#### Code

`rn = sample(5:20, 5)`

rn

**Output:**

Generating a random sample of 5

In the above example, five values have been generated as the argument stated. We have seen how a subset of random values can be selected in R. In real-time situation you will be required to generate a random sample from an existing data frame. Selecting a sample of data for observation from a large dataset is one of the jobs data engineers undertake in their day to day life.

#### Code

`Height_Weight_Data <- read.csv("test.csv") # to test this please download csv file`

Height_Weight_Data

# Height_Weight_Data sample data frame; selecting a random subset in r

Sample <- Height_Weight_Data[sample(nrow(Height_Weight_Data), 5), ] # pick 5 random rows from dataset

Sample

**Output:**

Generating random sample from data frame names as Height_Weight_Data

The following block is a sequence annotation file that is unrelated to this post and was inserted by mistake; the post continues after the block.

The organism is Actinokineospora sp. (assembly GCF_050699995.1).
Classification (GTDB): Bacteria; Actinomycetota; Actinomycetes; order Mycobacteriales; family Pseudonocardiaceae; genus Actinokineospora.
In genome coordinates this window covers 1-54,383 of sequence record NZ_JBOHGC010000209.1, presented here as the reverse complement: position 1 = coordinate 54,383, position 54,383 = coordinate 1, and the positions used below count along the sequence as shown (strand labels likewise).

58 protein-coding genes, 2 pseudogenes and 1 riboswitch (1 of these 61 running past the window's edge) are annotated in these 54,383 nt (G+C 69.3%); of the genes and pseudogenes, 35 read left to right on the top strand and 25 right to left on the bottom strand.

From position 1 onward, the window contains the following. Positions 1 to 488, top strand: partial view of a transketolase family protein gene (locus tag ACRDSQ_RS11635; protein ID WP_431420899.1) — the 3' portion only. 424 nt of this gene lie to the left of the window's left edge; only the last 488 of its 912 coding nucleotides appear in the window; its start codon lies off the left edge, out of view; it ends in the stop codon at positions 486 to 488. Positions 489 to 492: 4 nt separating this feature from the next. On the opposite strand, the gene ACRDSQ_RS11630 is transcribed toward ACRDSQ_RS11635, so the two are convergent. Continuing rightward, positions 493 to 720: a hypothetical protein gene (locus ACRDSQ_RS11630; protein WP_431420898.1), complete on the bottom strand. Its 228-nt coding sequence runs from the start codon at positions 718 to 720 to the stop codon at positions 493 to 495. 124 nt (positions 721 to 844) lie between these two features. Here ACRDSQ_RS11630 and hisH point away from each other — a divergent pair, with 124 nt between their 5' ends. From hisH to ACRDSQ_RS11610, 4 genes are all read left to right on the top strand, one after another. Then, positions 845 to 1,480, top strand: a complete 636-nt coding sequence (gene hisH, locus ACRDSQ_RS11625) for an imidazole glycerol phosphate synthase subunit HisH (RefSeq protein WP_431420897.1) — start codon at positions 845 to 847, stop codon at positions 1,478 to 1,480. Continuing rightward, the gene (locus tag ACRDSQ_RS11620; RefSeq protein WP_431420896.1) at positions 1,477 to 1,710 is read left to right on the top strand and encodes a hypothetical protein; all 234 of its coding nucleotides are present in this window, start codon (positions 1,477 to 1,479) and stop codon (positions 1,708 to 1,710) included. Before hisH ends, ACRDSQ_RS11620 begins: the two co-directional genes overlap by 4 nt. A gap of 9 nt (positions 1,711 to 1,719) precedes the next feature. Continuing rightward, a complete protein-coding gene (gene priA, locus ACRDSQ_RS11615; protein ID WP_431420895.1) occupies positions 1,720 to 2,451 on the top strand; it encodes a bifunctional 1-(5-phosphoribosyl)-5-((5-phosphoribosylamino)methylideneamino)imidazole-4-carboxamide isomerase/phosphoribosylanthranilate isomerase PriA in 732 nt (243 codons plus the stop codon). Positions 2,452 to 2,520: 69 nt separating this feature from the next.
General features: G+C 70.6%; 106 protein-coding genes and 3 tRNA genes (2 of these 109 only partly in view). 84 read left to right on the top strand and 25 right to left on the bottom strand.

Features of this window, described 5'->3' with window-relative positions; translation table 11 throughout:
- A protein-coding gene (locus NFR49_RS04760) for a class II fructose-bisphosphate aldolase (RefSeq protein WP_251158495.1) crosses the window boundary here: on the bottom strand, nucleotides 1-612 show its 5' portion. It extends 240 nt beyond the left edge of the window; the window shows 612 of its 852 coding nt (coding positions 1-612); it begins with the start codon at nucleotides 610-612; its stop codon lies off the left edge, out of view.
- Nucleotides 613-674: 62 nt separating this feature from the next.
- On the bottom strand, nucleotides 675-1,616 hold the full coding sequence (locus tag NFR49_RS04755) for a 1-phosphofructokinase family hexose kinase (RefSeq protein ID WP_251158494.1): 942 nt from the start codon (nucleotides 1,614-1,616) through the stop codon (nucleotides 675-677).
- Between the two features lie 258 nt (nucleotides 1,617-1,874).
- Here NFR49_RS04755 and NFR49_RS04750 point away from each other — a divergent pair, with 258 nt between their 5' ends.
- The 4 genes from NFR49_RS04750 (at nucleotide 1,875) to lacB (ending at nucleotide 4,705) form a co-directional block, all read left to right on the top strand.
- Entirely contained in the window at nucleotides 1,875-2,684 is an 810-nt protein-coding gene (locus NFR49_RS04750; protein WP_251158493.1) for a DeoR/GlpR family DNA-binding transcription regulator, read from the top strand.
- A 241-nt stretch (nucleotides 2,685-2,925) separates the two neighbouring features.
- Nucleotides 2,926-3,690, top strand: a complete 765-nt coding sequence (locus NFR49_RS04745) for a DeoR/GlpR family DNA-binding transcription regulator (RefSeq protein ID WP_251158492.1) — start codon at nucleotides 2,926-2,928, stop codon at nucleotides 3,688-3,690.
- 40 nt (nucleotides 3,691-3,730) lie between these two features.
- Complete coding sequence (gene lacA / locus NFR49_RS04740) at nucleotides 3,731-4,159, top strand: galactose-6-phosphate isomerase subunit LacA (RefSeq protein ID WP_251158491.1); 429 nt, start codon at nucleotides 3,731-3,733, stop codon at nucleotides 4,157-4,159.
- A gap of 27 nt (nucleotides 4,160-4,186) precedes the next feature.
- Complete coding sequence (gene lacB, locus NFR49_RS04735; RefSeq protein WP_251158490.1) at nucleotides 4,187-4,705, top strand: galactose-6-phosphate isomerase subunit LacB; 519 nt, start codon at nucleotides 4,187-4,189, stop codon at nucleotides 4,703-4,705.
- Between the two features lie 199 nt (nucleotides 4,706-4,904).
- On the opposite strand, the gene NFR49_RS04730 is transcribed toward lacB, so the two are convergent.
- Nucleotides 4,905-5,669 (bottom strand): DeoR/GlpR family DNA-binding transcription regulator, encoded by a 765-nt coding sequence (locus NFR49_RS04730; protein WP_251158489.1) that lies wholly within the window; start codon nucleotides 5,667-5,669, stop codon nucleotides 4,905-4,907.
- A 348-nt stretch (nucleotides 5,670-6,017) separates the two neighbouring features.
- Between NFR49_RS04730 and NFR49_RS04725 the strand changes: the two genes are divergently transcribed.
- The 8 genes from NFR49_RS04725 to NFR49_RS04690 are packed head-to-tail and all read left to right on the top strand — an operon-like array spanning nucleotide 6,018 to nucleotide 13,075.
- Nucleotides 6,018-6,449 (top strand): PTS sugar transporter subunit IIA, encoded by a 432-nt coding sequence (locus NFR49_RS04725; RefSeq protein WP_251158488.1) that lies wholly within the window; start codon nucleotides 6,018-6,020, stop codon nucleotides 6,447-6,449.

Few things to remember regarding floating-point numbers.

- They are binary in nature.
- Limited in the real numbers represented.

Now let’s see how random floating number can be generated between -10 to 10

#### Code

`Random <- runif(n=10, min=-10, max=10)`

Random

**Output: **

Generating random float point numbers

Runif() refers to the random uniform. In the above example, we have derived 10 random distributed numbers between [-10:10]

### Conclusion

In this article, we have discussed the random number generator in R and have seen how SET.SEED function is used to control the random number generation. We have seen how SEED can be used for reproducible random numbers that are being able to generate a sequence of random numbers and setting up a random number seed generator with SET.SEED(). The statistical method which requires generating random numbers is occasionally used during analysis. R is equipped with multiple functions such as uniform, Normal, Binomial, Poisson, Exponential and Gamma function which allows simulating the most common probability distribution.